Duck, or chicken, with citrus sauce is an older English dish than might be thought, first appearing in AW 1591 as "To boyle a Capon with Orenges or Lemmons".
Original Receipt in 'A book of cookrye. Very necessary for all such as delight therin', gathered by "AW" (AW 1591);
To boyle a Capon with Orenges or Lemmons.
Take your Capon and boyle him tender and take a little of the broth when it is boyled and put it into a pipkin with Mace and Sugar a good deale, and pare three Orenges and pil them and put them in your pipkin, and boile them a little among your broth, and thicken it with wine and yolkes of egges, and Sugar a good deale, and salt but a little, and set your broth no more on the fire for quailing, and serve it without sippets.
Original Receipt in 'The Good Huswifes Handmaide for the Kitchin' 1594 by Thomas Dawson, (Huswife 1594)
To boyle a Capon with Oranges after Mistres Duffelds way.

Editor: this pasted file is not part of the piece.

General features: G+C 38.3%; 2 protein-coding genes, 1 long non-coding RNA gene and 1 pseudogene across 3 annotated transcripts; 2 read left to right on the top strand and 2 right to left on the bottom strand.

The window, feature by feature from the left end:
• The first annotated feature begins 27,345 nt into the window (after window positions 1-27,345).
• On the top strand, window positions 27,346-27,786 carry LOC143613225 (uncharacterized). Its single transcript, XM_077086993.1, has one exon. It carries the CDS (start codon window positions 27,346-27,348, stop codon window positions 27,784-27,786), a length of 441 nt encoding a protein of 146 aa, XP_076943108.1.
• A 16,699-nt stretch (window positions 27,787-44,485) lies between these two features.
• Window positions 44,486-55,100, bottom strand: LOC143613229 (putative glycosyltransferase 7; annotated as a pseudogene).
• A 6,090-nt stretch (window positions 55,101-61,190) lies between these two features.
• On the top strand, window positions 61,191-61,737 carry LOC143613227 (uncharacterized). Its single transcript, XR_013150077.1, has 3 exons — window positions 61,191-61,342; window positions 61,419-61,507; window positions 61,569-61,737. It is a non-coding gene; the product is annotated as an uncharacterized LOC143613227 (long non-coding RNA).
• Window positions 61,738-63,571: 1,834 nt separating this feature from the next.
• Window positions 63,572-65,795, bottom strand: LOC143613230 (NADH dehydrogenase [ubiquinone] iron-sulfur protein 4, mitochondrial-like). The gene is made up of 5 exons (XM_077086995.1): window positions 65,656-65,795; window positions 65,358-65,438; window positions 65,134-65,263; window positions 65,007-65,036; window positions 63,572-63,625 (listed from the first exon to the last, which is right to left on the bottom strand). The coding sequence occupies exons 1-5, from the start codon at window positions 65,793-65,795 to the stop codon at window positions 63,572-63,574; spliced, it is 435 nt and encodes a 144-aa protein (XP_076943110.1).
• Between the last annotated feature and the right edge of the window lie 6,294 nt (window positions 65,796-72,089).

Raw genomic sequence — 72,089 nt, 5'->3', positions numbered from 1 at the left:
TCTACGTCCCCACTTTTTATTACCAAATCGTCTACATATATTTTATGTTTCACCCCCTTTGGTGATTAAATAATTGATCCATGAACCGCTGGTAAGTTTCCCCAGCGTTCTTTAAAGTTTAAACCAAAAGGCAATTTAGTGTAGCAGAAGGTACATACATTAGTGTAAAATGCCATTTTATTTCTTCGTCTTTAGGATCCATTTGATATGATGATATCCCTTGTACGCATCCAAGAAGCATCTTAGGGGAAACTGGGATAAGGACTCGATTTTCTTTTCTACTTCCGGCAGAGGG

TAke a Capon and boyle it with Ueale, or with a mary bone, or what your fancie is. Then take a good quantitie of that broth, and put it in an earthen pot by it selfe, and put thereto a good handfull of Corrans, and as manie Prunes, and a few whole Maces, and some Marie, and put to this broth a good quantitie of white wine or of Claret, and so let them seeth softly together: Then take your Orenges, and with a knife scrape of all the filthinesse of the outside of them. Then cut them in the middest, and wring out the ioyse of three or foure of them, put the ioyse into your broth with the rest of your stuffe, then slice your Orenges thinne, and haue vpon the fire readie a skellet of faire seething water, and put your sliced Orenges into the water, & when that water is bitter, haue more readie, and so change them still as long as you can finde the great bitternesse in the water, which will be sixe or seven times, or more, if you find need: then take them from the water, and let that runne cleane from them: then put close Orenges into your potte with your broth, and so let them stew together till your Capon be readie. Then make your sops with this broth, and cast on a litle Sinamon, Ginger, and Sugar, and vpon this lay your Capon, and some of your Orenges vpon it, and some of your Marie, and towarde the end of the boyling of your broth, put in a little Uergious, if you think best.
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